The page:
may came home with a smooth round stone
as small as a world and as large as alone.

For whatever we lose (like a you or a me)
its always ourselves we find in the sea

Poem 19, “For the Union Dead” by Robert Lowell, 1964

In this poem, Lowell contrasts the heroism and idealism of a Union regiment of black soldiers who gave their lives in the American Civil War and the realities of modern American life. The poem centres on a monument to the regiment. It begins describing the aquarium the poet remembers from his childhood and the excavations near the monument:

…..yellow dinosaur steamshovels were grunting
as they cropped up tons of mush and grass
to gouge their underworld garage.

Parking spaces luxuriate like civic
sandpiles in the heart of Boston.
A girdle of orange, Puritan-pumpkin colored girders
braces the tingling Statehouse,

shaking over the excavations, as it faces Colonel Shaw
and his bell-cheeked Negro infantry
on St. Gaudens’ shaking Civil War relief,
propped by a plank splint against the garage’s earthquake.

Two months after marching through Boston,
half the regiment was dead;
at the dedication,
William James could almost hear the bronze Negroes breathe.

Their monument sticks like a fishbone
in the city’s throat.
Its Colonel is as lean
as a compass-needle.

He is out of bounds now. He rejoices in man’s lovely,
peculiar power to choose life and die—
when he leads his black soldiers to death,
he cannot bend his back.

At the end of the poem the poet makes reference to modern commercialism and the car-centred civilization that the soldiers died for:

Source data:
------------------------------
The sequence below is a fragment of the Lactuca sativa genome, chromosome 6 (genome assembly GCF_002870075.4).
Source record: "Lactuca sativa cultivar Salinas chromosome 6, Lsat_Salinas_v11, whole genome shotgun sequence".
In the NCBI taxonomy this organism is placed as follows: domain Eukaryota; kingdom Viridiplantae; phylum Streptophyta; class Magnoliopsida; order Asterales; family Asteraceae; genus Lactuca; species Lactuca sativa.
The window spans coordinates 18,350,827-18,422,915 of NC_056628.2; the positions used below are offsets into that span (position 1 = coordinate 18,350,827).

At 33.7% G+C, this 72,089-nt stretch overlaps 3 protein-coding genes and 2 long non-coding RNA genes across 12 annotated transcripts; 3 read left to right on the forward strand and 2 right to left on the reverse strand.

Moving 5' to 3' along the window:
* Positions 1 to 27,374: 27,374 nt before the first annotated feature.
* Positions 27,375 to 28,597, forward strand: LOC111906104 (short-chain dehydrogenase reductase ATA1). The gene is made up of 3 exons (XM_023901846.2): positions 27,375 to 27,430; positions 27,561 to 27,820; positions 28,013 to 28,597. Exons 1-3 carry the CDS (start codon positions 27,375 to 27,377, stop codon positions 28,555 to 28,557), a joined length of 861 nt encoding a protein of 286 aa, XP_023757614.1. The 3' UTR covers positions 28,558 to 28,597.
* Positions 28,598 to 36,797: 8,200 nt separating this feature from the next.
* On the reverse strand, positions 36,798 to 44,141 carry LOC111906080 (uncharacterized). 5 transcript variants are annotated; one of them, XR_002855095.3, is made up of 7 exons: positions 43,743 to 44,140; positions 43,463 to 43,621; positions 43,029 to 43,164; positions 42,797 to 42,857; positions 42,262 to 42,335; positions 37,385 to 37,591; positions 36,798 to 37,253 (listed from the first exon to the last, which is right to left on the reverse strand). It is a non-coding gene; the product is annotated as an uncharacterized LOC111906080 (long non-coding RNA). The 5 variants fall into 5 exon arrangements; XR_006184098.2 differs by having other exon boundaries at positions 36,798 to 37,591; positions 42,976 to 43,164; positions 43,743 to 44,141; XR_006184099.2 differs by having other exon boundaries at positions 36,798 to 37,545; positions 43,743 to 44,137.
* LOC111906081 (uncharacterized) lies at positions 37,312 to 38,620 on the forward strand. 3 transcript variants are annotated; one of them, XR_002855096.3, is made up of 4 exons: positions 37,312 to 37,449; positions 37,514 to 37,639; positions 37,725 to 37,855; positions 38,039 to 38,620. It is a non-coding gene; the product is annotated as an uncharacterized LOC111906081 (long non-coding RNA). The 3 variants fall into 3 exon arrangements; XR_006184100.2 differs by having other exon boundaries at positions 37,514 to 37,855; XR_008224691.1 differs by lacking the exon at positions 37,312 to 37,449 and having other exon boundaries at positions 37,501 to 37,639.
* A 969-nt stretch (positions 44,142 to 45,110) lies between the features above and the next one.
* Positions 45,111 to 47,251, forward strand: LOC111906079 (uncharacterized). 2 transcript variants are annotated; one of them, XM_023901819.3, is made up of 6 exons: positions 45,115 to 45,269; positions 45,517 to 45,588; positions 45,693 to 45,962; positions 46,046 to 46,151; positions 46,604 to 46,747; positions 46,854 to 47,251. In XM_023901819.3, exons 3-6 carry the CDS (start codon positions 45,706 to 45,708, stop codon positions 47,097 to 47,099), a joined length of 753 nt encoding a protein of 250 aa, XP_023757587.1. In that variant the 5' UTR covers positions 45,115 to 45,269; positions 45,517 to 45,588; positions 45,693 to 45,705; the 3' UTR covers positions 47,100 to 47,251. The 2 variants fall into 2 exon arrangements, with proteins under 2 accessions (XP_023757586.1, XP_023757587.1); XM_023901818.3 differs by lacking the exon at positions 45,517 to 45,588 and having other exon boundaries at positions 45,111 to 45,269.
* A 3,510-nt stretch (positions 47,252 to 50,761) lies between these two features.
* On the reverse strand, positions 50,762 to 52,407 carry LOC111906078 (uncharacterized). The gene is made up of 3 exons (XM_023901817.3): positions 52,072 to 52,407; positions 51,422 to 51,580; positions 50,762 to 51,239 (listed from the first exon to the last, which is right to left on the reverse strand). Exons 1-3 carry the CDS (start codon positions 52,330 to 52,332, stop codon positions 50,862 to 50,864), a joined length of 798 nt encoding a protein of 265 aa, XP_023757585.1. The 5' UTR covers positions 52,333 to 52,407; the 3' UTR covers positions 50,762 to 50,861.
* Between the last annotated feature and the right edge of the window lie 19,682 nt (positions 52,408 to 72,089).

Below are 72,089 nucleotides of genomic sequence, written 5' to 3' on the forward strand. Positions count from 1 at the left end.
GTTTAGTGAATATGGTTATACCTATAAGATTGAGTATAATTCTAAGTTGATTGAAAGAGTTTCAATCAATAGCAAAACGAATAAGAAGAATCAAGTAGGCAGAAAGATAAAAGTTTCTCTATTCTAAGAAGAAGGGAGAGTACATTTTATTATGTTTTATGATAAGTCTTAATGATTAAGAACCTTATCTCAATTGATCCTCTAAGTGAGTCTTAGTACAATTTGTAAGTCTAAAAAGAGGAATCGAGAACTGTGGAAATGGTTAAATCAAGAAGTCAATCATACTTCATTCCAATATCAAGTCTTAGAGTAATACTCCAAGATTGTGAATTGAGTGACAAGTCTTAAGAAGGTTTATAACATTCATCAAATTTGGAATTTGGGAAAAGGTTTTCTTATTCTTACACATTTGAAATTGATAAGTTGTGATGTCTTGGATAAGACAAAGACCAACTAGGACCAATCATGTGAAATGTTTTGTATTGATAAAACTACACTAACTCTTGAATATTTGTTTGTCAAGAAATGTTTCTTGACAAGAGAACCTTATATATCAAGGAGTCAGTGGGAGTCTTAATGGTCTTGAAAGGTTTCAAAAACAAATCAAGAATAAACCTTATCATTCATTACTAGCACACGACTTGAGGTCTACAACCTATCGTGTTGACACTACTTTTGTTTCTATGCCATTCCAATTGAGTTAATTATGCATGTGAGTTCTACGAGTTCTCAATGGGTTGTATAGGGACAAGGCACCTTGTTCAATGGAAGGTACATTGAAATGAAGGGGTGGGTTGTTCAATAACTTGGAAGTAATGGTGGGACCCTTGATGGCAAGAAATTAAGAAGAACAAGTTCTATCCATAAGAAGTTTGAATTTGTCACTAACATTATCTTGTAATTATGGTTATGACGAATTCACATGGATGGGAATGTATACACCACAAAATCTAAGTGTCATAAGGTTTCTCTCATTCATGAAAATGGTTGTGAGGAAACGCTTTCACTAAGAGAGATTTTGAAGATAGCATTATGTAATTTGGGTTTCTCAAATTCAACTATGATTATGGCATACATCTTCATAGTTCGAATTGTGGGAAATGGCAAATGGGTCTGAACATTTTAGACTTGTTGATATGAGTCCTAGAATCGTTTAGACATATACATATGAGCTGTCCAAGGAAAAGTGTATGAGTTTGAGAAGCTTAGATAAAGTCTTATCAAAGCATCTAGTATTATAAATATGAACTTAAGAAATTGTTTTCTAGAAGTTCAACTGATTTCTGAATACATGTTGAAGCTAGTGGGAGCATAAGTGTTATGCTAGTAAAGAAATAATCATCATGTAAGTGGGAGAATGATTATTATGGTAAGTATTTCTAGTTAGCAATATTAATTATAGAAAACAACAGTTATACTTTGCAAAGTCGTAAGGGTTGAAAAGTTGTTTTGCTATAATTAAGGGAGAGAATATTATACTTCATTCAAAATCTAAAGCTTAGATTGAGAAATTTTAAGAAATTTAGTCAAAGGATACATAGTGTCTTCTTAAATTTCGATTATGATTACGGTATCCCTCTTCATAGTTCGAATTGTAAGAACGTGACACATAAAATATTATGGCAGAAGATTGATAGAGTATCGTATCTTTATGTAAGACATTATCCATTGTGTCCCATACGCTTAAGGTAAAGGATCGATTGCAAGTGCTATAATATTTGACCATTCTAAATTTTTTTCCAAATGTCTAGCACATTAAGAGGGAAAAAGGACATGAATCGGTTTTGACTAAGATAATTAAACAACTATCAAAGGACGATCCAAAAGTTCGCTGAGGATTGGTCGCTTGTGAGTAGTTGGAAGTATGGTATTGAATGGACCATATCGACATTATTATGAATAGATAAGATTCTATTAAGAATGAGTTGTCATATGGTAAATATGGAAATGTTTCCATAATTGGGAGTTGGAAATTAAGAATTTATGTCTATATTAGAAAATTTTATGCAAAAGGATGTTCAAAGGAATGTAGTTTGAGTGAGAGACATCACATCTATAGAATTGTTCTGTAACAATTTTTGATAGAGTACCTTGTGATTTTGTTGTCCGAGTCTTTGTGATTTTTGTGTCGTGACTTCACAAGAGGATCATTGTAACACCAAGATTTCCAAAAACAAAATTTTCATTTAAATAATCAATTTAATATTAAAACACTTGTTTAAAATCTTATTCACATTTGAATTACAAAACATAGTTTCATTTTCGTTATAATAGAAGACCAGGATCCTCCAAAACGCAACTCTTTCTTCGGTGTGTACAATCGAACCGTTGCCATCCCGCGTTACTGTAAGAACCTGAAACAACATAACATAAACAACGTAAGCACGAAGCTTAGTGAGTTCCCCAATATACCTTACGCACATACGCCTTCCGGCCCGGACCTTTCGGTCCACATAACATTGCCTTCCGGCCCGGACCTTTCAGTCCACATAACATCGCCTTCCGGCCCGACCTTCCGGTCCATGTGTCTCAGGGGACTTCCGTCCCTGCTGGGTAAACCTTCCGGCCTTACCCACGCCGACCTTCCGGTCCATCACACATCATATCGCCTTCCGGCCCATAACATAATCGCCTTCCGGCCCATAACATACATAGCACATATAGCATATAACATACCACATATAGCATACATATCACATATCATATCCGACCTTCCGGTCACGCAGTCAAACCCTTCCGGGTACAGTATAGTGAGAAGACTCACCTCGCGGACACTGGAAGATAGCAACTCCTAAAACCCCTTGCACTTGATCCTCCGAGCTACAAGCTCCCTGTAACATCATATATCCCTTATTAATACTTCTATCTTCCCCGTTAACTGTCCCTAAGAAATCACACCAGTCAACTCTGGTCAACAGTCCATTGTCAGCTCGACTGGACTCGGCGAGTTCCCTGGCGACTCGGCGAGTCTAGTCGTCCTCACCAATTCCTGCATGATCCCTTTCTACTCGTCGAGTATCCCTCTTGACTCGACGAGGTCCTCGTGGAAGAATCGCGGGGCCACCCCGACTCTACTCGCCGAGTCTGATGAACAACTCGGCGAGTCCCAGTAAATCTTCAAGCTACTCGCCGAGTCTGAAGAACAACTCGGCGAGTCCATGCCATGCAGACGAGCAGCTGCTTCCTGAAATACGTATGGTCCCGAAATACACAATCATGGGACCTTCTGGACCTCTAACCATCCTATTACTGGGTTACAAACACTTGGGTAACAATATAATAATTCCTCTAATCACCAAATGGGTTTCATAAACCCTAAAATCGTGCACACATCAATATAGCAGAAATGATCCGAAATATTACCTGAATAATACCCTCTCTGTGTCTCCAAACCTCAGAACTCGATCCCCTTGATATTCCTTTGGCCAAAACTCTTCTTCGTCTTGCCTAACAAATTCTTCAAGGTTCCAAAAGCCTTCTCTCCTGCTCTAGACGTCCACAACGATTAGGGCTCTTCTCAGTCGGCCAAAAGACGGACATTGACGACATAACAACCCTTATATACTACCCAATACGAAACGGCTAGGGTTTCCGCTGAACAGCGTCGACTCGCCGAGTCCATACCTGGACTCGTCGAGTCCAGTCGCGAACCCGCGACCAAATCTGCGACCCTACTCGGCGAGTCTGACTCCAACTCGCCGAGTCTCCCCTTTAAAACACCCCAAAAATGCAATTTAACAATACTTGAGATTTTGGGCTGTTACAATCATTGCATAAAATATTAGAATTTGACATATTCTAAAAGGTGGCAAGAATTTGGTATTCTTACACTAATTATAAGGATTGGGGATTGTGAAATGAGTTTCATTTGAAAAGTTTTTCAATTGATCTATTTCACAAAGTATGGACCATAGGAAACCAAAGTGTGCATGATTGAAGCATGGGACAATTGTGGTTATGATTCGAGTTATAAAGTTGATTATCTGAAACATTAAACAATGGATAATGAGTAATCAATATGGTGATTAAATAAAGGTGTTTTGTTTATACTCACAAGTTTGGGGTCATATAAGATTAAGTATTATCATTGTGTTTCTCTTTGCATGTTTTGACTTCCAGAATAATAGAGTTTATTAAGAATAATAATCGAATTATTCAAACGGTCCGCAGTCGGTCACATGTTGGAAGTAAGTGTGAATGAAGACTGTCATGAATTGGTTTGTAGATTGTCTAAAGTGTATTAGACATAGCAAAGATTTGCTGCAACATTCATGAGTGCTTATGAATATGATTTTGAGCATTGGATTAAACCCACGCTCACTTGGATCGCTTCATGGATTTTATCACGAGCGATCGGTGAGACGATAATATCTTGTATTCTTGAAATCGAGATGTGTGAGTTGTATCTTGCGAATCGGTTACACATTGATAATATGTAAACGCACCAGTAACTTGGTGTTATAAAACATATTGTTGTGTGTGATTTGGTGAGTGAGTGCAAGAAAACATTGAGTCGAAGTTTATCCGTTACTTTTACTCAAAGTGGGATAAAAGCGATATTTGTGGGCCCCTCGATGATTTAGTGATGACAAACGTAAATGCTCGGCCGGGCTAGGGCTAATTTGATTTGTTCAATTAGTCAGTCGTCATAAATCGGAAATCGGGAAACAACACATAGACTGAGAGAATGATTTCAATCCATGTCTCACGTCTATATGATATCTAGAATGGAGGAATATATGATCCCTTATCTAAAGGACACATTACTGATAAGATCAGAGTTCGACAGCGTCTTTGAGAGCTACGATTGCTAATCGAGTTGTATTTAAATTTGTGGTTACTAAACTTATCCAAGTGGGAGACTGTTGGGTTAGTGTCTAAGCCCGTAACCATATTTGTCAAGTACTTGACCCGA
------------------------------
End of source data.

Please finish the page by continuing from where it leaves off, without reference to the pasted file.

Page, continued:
There are no statues for the last war here;
on Boylston Street, a commercial photograph
shows Hiroshima boiling

over a Mosler Safe, the “Rock of Ages”
that survived the blast.

The Aquarium is gone. Everywhere,
giant finned cars nose forward like fish;
a savage servility
slides by on grease.

Poem 20, “An Arundel Tomb” by Philip Larkin, 1964

This poem captures with great observation the passage of time and advent of change as with “snow fell undated” and the reference to “endless altered people” who come to see the tomb (verse 5). The poem is a celebration of human love as when with “sharp tender shock” the poet glimpses the earl’s holding his wife’s hand in verse 2. The final verse is deceptive as it ends with an organ note which we can easily take to be the “message”: “What will survive of us is love.” However, the last verse tells that what is proved by the statue is that our “almost- instinct” is “almost true”, but not, as many perhaps would like, actually “true”.

Side by side, their faces blurred,
The earl and countess lie in stone,
Their proper habits vaguely shown
As jointed armour, stiffened pleat,
And that faint hint of the absurd –
The little dogs under their feet.

Such plainness of the pre-baroque
Hardly involves the eye, until
It meets his left-hand gauntlet, still
Clasped empty in the other; and
One sees, with a sharp tender shock,
His hand withdrawn, holding her hand.

They would not think to lie so long.
Such faithfulness in effigy
Was just a detail friends would see:
A sculptor’s sweet commissioned grace
Thrown off in helping to prolong
The Latin names around the base.

They would no guess how early in
Their supine stationary voyage
The air would change to soundless damage,
Turn the old tenantry away;
How soon succeeding eyes begin
To look, not read. Rigidly they

Persisted, linked, through lengths and breadths
Of time. Snow fell, undated. Light
Each summer thronged the grass. A bright
Litter of birdcalls strewed the same
Bone-littered ground. And up the paths
The endless altered people came,

Washing at their identity.
Now, helpless in the hollow of
An unarmorial age, a trough
Of smoke in slow suspended skeins
Above their scrap of history,
Only an attitude remains:

Time has transfigured them into
Untruth. The stone fidelity
They hardly meant has come to be
Their final blazon, and to prove
Our almost-instinct almost true:
What will survive of us is love.